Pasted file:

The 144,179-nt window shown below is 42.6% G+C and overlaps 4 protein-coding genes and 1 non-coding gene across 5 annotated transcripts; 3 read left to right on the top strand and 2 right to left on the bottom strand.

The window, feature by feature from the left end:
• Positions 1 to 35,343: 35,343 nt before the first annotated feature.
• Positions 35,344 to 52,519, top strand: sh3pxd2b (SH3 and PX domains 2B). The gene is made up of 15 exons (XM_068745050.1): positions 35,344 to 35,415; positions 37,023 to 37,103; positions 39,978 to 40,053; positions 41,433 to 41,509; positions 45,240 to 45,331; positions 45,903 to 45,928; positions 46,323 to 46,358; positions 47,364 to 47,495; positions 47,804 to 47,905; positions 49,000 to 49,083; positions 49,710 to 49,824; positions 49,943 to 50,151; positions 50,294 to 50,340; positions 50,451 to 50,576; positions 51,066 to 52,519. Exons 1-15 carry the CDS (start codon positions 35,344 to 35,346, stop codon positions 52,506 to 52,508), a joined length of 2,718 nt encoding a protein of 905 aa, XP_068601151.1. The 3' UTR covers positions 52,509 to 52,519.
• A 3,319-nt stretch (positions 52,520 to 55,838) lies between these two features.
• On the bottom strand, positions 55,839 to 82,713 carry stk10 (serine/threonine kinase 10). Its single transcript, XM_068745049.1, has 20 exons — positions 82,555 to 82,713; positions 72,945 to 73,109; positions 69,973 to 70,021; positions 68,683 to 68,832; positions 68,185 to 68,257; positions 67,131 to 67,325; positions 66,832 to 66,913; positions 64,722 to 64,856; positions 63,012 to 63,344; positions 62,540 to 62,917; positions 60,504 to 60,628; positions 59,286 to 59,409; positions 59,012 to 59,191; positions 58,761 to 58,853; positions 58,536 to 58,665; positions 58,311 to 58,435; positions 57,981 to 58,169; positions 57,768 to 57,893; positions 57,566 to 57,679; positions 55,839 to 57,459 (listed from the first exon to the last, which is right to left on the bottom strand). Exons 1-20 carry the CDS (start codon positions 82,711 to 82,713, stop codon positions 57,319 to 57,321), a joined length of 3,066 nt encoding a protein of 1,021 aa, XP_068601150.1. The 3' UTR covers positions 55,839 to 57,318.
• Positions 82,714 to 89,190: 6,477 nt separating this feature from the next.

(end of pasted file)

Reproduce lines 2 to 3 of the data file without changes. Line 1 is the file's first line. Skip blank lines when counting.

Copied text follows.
The window, feature by feature from the left end:
• Positions 1 to 35,343: 35,343 nt before the first annotated feature.